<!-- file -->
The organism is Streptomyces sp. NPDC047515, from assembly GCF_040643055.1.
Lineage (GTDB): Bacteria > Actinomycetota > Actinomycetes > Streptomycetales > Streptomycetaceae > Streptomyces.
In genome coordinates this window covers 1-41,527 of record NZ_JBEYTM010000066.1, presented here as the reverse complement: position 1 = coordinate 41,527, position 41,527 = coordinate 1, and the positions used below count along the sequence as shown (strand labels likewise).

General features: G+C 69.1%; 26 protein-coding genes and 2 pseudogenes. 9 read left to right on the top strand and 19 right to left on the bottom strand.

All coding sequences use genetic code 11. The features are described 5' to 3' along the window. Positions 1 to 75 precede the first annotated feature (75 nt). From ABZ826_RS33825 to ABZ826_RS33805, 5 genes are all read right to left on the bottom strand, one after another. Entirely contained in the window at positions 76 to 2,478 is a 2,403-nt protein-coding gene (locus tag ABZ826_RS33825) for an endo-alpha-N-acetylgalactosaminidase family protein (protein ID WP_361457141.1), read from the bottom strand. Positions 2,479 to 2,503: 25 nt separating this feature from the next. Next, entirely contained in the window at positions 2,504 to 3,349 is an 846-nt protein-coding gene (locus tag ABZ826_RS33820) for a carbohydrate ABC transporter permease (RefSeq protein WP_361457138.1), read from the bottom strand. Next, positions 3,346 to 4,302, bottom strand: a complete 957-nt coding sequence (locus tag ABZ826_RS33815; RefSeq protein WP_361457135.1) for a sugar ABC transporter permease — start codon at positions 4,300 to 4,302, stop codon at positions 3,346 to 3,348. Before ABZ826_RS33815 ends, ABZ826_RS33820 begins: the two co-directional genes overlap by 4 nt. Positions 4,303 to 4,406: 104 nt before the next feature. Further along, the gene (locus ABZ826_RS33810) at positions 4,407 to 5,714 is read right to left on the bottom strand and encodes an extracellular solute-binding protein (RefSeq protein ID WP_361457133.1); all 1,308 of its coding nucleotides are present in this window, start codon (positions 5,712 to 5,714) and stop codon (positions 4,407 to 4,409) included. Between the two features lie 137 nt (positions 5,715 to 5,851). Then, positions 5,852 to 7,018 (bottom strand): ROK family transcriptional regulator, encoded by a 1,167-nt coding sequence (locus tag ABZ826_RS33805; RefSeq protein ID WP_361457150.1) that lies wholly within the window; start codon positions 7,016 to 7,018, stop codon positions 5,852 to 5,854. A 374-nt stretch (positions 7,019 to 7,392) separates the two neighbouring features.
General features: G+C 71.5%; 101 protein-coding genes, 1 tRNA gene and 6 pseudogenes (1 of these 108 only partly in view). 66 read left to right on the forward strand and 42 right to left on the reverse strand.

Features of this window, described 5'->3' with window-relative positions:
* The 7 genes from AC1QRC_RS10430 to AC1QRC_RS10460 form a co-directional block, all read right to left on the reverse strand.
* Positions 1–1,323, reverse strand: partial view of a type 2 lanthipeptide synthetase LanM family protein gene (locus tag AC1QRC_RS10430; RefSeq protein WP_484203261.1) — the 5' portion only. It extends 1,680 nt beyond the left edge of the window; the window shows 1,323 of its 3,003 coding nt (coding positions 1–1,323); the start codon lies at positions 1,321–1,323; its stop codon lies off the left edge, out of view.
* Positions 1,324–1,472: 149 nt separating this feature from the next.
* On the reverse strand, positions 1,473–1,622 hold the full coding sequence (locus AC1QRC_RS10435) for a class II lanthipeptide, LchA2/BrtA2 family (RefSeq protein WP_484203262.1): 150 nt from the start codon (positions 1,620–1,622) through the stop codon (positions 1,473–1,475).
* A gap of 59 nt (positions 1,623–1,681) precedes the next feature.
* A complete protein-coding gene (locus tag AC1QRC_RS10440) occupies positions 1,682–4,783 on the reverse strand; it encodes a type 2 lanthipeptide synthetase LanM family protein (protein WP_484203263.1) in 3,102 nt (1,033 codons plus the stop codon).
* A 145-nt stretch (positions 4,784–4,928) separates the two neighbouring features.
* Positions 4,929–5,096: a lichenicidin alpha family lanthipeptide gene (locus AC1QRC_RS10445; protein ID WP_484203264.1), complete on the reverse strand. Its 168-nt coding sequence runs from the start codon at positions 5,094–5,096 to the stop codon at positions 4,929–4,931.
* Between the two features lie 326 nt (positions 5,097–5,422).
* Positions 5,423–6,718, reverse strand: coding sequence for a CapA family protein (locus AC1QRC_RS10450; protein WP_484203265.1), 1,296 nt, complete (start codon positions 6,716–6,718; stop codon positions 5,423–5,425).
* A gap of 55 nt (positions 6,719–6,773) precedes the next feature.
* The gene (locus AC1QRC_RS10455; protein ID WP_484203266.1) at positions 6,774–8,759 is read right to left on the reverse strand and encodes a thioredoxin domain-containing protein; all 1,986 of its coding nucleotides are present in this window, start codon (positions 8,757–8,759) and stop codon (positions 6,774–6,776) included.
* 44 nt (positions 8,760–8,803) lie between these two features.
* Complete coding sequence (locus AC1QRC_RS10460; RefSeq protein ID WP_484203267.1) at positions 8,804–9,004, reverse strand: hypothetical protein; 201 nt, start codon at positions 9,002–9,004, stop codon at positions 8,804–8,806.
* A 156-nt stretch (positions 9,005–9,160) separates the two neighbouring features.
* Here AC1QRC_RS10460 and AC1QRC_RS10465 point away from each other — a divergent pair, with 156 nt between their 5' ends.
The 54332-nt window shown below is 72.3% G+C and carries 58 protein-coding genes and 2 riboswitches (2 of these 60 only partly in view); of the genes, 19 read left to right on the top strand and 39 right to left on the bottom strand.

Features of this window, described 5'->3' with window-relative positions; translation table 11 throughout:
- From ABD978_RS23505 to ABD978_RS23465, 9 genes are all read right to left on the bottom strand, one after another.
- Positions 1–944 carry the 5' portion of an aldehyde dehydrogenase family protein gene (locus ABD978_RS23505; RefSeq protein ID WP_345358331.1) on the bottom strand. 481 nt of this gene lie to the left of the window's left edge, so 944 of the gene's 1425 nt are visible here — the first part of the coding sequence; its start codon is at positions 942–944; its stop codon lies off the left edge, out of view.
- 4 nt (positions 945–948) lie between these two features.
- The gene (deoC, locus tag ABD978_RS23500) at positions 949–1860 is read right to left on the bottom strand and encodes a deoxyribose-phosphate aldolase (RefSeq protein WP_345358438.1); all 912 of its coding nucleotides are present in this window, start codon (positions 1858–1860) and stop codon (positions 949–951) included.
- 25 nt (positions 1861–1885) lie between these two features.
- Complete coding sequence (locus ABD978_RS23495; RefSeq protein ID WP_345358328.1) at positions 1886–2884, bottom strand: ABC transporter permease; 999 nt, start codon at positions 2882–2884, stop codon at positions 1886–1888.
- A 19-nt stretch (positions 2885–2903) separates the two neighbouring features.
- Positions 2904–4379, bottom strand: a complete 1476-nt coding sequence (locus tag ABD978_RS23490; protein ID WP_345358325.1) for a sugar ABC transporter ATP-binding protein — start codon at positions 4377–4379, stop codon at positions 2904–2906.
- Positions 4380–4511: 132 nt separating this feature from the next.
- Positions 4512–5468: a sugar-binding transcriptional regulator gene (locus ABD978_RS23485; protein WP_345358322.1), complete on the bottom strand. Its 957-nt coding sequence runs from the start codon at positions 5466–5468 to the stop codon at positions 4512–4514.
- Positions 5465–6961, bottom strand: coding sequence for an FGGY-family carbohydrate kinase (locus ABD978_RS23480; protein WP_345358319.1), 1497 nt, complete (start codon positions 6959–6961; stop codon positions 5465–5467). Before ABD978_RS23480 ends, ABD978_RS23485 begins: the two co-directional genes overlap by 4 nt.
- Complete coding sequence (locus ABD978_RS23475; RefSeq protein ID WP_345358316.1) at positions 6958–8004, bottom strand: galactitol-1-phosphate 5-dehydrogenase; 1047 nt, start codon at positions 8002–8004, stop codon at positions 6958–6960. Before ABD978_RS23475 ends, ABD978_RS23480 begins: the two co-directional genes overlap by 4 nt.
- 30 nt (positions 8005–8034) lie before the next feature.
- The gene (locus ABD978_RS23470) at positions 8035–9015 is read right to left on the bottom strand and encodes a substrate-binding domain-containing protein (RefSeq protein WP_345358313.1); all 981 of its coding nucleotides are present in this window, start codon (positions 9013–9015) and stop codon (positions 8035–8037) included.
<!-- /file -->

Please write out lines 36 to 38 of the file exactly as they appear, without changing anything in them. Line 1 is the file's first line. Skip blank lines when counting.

- Positions 5465–6961, bottom strand: coding sequence for an FGGY-family carbohydrate kinase (locus ABD978_RS23480; protein WP_345358319.1), 1497 nt, complete (start codon positions 6959–6961; stop codon positions 5465–5467). Before ABD978_RS23480 ends, ABD978_RS23485 begins: the two co-directional genes overlap by 4 nt.
- Complete coding sequence (locus ABD978_RS23475; RefSeq protein ID WP_345358316.1) at positions 6958–8004, bottom strand: galactitol-1-phosphate 5-dehydrogenase; 1047 nt, start codon at positions 8002–8004, stop codon at positions 6958–6960. Before ABD978_RS23475 ends, ABD978_RS23480 begins: the two co-directional genes overlap by 4 nt.
- 30 nt (positions 8005–8034) lie before the next feature.